Collateral Beauty should win some kind of award for Best Execution of a Truly Dreadful Concept. Chock-a-block with magnetic movie stars and shot beautifully by talented cinematographer Maryse Alberti, all twinkling lights and Christmas in the city, it looks like an important and meaningful film. That's all smoke and mirrors. Stars and cinematography can't save the story, which is a misguided tale filled with armchair philosophizing and ultimately meaningless twists.
It feels as though screenwriter Allan Loeb thought up the term "collateral beauty," thought it was neat, and then reverse-engineered a story where the characters could say "collateral beauty" a lot. "Look for the collateral beauty," they say. Does that refer to Mr. Rogers' idea of looking for the helpers in a crisis? Not really, nope. It's a phrase that seems like something the teenage Wes Bentley from American Beauty would have invented while chasing a plastic bag down the street with a camcorder.
Will Smith plays Howard, "poet philosopher of product," or as we would say, an advertising executive, who gives inspiring but empty speeches to his staff demanding to know "what is your why?" and blabbing about the "three abstractions" of love, time and death. That's what advertising is all about, baby.
The death of his child sends him into a downward spiral, until he's nearly catatonic, leading a life of angry bicycling, extensive domino set ups, and letter writing to Love, Time and Death. This regime is obviously not great for business, so his partners (Edward Norton, Kate Winslet and Michael Pena) decide the best course of action is to shakedown his majority voting shares by proving he's mentally incompetent to make decisions. They hire a private eye (Ann Dowd), and the strangest theater company of all time, Brigitte (Helen Mirren), Amy (Keira Knightley) and Raffi (Jacob Latimore) to pretend to be the three abstractions and confront Howard on the street. This plan, it's cockamamie.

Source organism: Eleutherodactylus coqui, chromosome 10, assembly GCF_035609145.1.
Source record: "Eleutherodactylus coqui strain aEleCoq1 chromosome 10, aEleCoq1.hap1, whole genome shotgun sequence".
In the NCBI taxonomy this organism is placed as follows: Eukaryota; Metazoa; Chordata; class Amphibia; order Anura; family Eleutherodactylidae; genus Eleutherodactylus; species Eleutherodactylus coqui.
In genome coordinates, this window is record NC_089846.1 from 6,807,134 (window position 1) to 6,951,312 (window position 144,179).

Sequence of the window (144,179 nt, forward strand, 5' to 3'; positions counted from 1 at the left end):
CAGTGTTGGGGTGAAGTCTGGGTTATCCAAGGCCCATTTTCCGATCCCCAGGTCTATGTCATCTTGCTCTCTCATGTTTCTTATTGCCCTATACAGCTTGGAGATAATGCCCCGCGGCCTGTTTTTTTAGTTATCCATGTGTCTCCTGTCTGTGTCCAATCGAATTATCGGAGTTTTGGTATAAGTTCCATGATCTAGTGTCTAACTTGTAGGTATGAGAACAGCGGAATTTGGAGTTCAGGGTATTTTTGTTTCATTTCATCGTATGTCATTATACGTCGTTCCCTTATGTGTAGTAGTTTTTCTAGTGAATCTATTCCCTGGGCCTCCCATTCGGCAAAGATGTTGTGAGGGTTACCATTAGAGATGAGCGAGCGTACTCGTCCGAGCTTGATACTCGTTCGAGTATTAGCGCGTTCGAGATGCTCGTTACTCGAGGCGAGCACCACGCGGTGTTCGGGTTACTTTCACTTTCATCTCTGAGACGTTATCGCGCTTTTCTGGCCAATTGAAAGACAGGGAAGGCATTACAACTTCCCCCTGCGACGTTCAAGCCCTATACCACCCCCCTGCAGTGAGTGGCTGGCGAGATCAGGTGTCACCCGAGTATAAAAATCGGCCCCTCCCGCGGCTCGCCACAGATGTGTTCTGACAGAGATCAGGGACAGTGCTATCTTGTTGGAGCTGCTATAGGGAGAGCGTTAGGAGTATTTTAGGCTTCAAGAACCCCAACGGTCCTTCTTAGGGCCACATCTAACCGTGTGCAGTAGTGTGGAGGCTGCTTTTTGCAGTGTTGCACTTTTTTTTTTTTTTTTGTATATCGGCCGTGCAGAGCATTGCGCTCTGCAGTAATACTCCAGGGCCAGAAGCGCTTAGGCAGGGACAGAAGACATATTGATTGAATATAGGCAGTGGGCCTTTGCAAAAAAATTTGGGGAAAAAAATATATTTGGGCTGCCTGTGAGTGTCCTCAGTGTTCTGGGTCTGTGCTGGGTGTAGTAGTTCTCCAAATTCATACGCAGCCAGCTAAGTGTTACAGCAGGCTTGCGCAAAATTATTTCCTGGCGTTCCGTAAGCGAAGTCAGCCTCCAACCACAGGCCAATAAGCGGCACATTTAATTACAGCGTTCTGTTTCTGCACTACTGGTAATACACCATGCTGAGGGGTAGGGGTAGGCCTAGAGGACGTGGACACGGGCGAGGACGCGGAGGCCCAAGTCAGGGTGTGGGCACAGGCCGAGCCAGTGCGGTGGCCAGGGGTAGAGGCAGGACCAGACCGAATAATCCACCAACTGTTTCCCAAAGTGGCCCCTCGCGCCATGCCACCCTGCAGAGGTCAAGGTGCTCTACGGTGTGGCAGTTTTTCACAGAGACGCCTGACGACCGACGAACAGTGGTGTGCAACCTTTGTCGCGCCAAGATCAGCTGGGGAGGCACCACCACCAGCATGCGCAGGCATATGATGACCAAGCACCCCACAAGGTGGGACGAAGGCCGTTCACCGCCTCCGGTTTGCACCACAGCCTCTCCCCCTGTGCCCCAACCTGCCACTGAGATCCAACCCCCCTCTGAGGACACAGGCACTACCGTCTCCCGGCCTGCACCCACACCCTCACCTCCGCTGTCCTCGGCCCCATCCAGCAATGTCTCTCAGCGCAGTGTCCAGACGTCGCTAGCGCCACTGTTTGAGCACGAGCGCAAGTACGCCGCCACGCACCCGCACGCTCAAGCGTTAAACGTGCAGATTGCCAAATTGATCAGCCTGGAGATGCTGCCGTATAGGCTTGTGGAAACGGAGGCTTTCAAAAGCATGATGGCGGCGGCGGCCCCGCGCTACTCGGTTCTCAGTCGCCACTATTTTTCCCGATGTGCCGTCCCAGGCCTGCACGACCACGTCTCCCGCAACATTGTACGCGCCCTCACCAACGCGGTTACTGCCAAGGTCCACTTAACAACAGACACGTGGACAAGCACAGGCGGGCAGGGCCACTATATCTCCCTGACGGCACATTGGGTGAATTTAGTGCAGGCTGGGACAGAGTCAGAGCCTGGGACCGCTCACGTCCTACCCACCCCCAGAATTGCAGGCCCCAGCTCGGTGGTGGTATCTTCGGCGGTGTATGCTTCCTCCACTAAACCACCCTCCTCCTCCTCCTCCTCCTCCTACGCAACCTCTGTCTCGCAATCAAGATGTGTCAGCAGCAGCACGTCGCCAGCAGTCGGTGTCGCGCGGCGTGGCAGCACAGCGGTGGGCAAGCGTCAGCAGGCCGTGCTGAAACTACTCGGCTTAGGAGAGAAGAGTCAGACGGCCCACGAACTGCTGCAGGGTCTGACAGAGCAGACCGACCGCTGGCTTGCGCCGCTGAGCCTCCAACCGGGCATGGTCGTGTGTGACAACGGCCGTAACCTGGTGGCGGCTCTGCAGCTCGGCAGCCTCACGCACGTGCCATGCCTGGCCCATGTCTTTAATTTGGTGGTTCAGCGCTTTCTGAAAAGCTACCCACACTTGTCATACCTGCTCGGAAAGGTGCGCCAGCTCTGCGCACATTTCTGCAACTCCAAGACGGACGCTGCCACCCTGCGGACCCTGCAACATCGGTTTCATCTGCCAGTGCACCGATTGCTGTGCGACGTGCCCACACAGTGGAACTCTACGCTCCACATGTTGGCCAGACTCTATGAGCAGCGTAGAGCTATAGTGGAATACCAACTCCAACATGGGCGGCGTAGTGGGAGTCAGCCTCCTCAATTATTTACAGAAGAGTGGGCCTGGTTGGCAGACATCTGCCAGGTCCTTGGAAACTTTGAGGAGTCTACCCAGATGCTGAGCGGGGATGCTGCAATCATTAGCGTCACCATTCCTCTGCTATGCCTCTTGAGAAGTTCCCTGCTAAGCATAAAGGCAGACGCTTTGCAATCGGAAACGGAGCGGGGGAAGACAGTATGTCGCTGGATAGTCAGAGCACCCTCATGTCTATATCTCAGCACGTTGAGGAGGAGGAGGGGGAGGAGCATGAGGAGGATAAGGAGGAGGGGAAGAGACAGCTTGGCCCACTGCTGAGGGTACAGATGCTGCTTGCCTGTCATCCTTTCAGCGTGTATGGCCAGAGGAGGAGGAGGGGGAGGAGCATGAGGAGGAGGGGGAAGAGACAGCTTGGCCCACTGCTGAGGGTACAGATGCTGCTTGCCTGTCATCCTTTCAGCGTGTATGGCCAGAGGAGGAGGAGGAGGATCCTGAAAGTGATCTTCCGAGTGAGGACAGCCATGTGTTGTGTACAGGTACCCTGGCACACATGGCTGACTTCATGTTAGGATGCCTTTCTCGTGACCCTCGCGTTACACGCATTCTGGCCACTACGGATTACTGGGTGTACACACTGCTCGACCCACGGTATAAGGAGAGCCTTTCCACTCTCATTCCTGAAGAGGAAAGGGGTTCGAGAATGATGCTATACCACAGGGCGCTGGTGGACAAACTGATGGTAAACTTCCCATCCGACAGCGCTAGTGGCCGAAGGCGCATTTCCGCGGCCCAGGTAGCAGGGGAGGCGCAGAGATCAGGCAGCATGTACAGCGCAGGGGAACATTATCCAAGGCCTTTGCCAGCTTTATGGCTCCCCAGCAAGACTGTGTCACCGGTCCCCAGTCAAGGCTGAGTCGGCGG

The far more interesting movie would be the one that explains just how Brigitte and Raffi came to be in a theater company together, but alas, the plot skitters around as we watch Howard emerge from his fugue state. This "devastated and unstable" vibe is not Smith's best zone as an actor, so it begs the question why he still chooses these cheesy, quasi-uplifting, high-concept projects such as Seven Pounds or The Pursuit of Happyness every few years.
There's never any real definition of "collateral beauty," just some vague aphorisms that "we are all connected." But the movie, obsessed with its own twists and inane mysticism, essentially robs the meaning from that idea. If the film explored how strangers and loved ones managed to overcome emotional obstacles and learn things from each other, that would be poignant. Instead we have a demented tapestry of bizarre interactions and strange choices that results in a bigger picture that reveals absolutely nothing at all.
Perhaps the idea was this half-baked from the get-go, or maybe the film was edited within an inch of its life and lost all meaning. Whatever the case, for all of its faux-deep gesturing, Collateral Beauty is much more shallow nonsense than anything else.